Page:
Last week, the Washington Post published an article in which the author describes the difficulty of serving “green” or “sustainable” food in restaurants, using DC’s popular Founding Farmers as an example. This quasi-exposé begins by pointing out misleading and not-so-environmentally-friendly aspects of the restaurant’s menu, such as the farm raised (not wild) salmon and the vegetable salad, which is not composed of local produce despite the list of small farms provided on the menu.
The article goes on to essentially list direct quotes from Dan Simons, the chief executive of Founding Farmers’s management company, offering excuses for these missteps. WaPo reports: “’We’re not Equinox,’ he said, referring to the Washington restaurant that has built its reputation on a decade of promoting local farmers. ‘Is green [only] about what people put in their mouth? Or is it about the whole experience?’” I suppose by “whole experience” he is referring to the building’s US Green Building Council’s LEED certification and the use of organic cleaning products.
I’m pretty sure that “not being” Equinox is not a very good explanation for misleading diners into believing their food is “farm fresh” when it is not. And yes, it is nice that Founding Farmers was built with sophisticated environment-friendly architecture, but when I think about the “dining experience,” the quality of the food is the first thing that comes to my mind.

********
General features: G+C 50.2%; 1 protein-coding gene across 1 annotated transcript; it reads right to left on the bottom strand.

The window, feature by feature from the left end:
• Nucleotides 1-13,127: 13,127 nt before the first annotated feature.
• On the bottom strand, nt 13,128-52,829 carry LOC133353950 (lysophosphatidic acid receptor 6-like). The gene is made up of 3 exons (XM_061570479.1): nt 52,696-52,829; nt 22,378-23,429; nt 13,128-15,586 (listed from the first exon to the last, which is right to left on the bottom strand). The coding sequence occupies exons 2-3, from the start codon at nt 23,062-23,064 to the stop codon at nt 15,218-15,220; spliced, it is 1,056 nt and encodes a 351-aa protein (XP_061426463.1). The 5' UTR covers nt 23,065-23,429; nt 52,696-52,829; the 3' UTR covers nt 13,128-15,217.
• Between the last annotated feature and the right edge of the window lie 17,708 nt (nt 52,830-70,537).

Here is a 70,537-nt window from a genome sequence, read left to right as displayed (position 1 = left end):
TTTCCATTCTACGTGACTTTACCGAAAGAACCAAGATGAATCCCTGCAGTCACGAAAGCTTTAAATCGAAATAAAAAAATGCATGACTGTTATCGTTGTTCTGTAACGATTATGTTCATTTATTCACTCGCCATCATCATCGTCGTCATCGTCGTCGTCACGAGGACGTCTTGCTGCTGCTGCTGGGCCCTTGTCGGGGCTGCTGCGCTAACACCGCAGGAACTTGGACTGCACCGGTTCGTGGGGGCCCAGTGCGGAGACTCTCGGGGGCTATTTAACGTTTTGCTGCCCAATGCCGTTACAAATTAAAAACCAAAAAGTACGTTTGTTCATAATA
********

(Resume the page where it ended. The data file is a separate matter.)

The list of excuses goes on, and can basically be summarized as such: it is more difficult and more expensive to order food products from many small sources than fewer large sources, it is a pain to change the menu constantly, and Founding Farmers is so busy and puts out far too many meals to deal with these tasks. But I thought these are precisely the measures restaurants who market themselves as “green” should be taking.
I think there are two main lessons to be learned from Founding Farmers. The first is that perhaps “green” restaurants need to be smaller, with fewer tables and shorter menus. This might make it easier to offer dishes catered to the season and local produce availability. Second, the certification standards for food that qualifies as “sustainable” should be more detailed. The Green Restaurant Association’s standards seem a little broad. If these are are tightened up, diners will surely understand what they are ordering.